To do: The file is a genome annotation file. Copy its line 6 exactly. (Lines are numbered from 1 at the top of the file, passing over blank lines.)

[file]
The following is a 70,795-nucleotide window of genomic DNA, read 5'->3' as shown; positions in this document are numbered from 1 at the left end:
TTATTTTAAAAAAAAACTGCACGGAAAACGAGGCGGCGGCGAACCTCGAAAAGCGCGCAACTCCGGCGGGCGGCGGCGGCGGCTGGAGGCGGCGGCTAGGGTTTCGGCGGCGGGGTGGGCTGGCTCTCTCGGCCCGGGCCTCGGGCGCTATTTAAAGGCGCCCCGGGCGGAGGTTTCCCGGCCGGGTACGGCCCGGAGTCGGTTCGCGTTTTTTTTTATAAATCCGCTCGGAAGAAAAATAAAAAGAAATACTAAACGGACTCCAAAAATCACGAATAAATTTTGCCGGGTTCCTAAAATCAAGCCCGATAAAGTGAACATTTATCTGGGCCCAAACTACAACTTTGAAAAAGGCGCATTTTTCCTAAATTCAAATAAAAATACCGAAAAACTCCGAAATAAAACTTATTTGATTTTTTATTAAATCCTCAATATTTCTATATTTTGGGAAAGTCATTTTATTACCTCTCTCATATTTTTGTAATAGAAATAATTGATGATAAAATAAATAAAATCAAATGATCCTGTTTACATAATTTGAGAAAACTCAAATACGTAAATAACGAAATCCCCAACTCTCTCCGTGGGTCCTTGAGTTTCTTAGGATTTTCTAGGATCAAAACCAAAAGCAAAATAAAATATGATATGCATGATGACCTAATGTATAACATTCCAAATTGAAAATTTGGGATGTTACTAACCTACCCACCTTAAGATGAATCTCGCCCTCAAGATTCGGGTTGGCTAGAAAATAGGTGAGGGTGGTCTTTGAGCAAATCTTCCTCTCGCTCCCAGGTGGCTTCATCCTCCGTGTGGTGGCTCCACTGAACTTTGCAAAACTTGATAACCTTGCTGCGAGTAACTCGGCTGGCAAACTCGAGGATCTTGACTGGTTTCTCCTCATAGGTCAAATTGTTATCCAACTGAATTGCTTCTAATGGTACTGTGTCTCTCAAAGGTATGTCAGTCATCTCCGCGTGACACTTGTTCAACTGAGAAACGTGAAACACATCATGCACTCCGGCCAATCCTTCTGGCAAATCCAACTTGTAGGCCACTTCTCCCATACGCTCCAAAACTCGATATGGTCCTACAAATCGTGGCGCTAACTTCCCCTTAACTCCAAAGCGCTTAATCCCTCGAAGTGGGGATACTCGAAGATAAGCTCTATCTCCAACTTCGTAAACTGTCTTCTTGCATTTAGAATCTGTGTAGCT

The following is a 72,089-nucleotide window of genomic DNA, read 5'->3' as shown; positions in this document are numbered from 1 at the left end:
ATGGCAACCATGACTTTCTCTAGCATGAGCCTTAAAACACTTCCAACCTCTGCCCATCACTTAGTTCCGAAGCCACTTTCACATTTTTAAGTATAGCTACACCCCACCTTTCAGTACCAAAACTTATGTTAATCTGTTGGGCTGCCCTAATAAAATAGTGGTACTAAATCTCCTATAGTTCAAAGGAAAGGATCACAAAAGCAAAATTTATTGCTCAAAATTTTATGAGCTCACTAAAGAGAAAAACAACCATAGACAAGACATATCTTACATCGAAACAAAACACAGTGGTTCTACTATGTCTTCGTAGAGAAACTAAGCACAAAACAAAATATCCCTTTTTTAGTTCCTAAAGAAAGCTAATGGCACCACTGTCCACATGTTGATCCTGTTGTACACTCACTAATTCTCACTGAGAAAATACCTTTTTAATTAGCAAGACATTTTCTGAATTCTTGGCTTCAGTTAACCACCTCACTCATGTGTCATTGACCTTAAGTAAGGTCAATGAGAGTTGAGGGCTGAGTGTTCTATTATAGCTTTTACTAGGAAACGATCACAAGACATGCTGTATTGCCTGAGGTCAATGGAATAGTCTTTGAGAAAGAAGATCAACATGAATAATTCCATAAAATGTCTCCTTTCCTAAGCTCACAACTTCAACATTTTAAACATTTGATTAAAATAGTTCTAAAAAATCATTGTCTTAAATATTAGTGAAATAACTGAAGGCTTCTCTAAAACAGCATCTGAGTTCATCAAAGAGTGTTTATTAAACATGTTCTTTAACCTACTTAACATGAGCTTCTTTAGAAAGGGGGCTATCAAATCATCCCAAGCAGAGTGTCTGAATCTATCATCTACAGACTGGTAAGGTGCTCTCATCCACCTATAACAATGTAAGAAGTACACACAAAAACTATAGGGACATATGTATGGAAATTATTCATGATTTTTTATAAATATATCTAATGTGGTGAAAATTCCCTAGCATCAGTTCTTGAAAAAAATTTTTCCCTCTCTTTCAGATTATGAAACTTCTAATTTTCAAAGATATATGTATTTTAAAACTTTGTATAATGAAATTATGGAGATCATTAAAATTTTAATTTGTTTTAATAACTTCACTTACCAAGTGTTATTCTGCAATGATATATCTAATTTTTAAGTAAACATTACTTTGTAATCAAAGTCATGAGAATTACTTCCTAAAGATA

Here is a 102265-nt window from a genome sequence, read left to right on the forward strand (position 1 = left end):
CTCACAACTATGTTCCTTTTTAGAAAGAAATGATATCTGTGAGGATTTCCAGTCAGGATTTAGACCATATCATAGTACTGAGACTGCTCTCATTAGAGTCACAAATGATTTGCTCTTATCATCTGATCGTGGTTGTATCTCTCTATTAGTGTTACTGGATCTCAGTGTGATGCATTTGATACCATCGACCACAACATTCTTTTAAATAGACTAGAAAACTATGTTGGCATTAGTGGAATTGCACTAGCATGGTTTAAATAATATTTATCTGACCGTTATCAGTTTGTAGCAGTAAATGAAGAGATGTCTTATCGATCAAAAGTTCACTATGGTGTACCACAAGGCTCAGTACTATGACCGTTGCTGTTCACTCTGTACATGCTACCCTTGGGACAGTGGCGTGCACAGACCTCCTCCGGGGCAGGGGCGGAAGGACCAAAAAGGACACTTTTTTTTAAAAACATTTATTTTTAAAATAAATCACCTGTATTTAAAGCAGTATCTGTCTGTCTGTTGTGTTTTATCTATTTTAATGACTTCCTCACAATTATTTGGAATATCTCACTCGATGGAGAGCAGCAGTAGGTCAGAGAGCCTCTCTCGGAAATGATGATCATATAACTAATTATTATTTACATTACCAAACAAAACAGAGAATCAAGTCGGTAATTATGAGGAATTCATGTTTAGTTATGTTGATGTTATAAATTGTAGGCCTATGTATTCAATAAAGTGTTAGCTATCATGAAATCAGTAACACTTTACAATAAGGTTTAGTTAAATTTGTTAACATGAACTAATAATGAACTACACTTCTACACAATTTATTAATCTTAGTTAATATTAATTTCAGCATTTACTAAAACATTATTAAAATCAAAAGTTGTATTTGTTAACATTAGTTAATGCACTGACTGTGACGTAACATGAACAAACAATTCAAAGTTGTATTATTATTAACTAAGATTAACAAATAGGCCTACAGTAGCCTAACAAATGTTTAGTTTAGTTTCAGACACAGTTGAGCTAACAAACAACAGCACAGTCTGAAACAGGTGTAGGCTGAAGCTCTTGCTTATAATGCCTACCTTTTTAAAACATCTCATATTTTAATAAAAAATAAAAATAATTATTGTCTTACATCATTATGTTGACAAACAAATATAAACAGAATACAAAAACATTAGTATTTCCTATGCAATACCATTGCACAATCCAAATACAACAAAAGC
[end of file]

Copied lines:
CTCACAACTATGTTCCTTTTTAGAAAGAAATGATATCTGTGAGGATTTCCAGTCAGGATTTAGACCATATCATAGTACTGAGACTGCTCTCATTAGAGTCACAAATGATTTGCTCTTATCATCTGATCGTGGTTGTATCTCTCTATTAGTGTTACTGGATCTCAGTGTGATGCATTTGATACCATCGACCACAACATTCTTTTAAATAGACTAGAAAACTATGTTGGCATTAGTGGAATTGCACTAGCATGGTTTAAATAATATTTATCTGACCGTTATCAGTTTGTAGCAGTAAATGAAGAGATGTCTTATCGATCAAAAGTTCACTATGGTGTACCACAAGGCTCAGTACTATGACCGTTGCTGTTCACTCTGTACATGCTACCCTTGGGACAGTGGCGTGCACAGACCTCCTCCGGGGCAGGGGCGGAAGGACCAAAAAGGACACTTTTTTTTAAAAACATTTATTTTTAAAATAAATCACCTGTATTTAAAGCAGTATCTGTCTGTCTGTTGTGTTTTATCTATTTTAATGACTTCCTCACAATTATTTGGAATATCTCACTCGATGGAGAGCAGCAGTAGGTCAGAGAGCCTCTCTCGGAAATGATGATCATATAACTAATTATTATTTACATTACCAAACAAAACAGAGAATCAAGTCGGTAATTATGAGGAATTCATGTTTAGTTATGTTGATGTTATAAATTGTAGGCCTATGTATTCAATAAAGTGTTAGCTATCATGAAATCAGTAACACTTTACAATAAGGTTTAGTTAAATTTGTTAACATGAACTAATAATGAACTACACTTCTACACAATTTATTAATCTTAGTTAATATTAATTTCAGCATTTACTAAAACATTATTAAAATCAAAAGTTGTATTTGTTAACATTAGTTAATGCACTGACTGTGACGTAACATGAACAAACAATTCAAAGTTGTATTATTATTAACTAAGATTAACAAATAGGCCTACAGTAGCCTAACAAATGTTTAGTTTAGTTTCAGACACAGTTGAGCTAACAAACAACAGCACAGTCTGAAACAGGTGTAGGCTGAAGCTCTTGCTTATAATGCCTACCTTTTTAAAACATCTCATATTTTAATAAAAAATAAAAATAATTATTGTCTTACATCATTATGTTGACAAACAAATATAAACAGAATACAAAAACATTAGTATTTCCTATGCAATACCATTGCACAATCCAAATACAACAAAAGC